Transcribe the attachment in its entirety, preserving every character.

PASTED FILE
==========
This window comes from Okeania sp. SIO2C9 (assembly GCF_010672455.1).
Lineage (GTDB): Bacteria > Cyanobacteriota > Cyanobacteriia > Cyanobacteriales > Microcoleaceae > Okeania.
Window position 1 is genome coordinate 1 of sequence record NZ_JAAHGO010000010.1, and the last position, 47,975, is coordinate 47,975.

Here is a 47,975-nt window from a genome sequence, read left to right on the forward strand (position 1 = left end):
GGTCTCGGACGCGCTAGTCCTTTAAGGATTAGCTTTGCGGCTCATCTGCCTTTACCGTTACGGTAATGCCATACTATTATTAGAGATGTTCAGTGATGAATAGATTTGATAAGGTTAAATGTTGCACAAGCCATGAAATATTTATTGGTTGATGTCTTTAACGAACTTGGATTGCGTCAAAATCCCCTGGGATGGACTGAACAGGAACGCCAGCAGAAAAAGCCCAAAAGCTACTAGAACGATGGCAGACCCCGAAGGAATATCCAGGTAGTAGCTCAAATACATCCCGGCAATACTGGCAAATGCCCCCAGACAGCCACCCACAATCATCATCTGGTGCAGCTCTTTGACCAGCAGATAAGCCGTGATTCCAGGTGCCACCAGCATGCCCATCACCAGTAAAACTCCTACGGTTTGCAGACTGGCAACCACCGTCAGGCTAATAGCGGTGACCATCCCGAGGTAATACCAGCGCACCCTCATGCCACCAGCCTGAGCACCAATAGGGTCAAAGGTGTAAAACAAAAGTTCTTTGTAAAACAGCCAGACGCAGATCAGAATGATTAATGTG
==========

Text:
This window comes from Okeania sp. SIO2C9 (assembly GCF_010672455.1).
Lineage (GTDB): Bacteria > Cyanobacteriota > Cyanobacteriia > Cyanobacteriales > Microcoleaceae > Okeania.
Window position 1 is genome coordinate 1 of sequence record NZ_JAAHGO010000010.1, and the last position, 47,975, is coordinate 47,975.

Here is a 47,975-nt window from a genome sequence, read left to right on the forward strand (position 1 = left end):
GGTCTCGGACGCGCTAGTCCTTTAAGGATTAGCTTTGCGGCTCATCTGCCTTTACCGTTACGGTAATGCCATACTATTATTAGAGATGTTCAGTGATGAATAGATTTGATAAGGTTAAATGTTGCACAAGCCATGAAATATTTATTGGTTGATGTCTTTAACGAACTTGGATTGCGTCAAAATCCCCTGGGATGGACTGAACAGGAACGCCAGCAGAAAAAGCCCAAAAGCTACTAGAACGATGGCAGACCCCGAAGGAATATCCAGGTAGTAGCTCAAATACATCCCGGCAATACTGGCAAATGCCCCCAGACAGCCACCCACAATCATCATCTGGTGCAGCTCTTTGACCAGCAGATAAGCCGTGATTCCAGGTGCCACCAGCATGCCCATCACCAGTAAAACTCCTACGGTTTGCAGACTGGCAACCACCGTCAGGCTAATAGCGGTGACCATCCCGAGGTAATACCAGCGCACCCTCATGCCACCAGCCTGAGCACCAATAGGGTCAAAGGTGTAAAACAAAAGTTCTTTGTAAAACAGCCAGACGCAGATCAGAATGATTAATGTG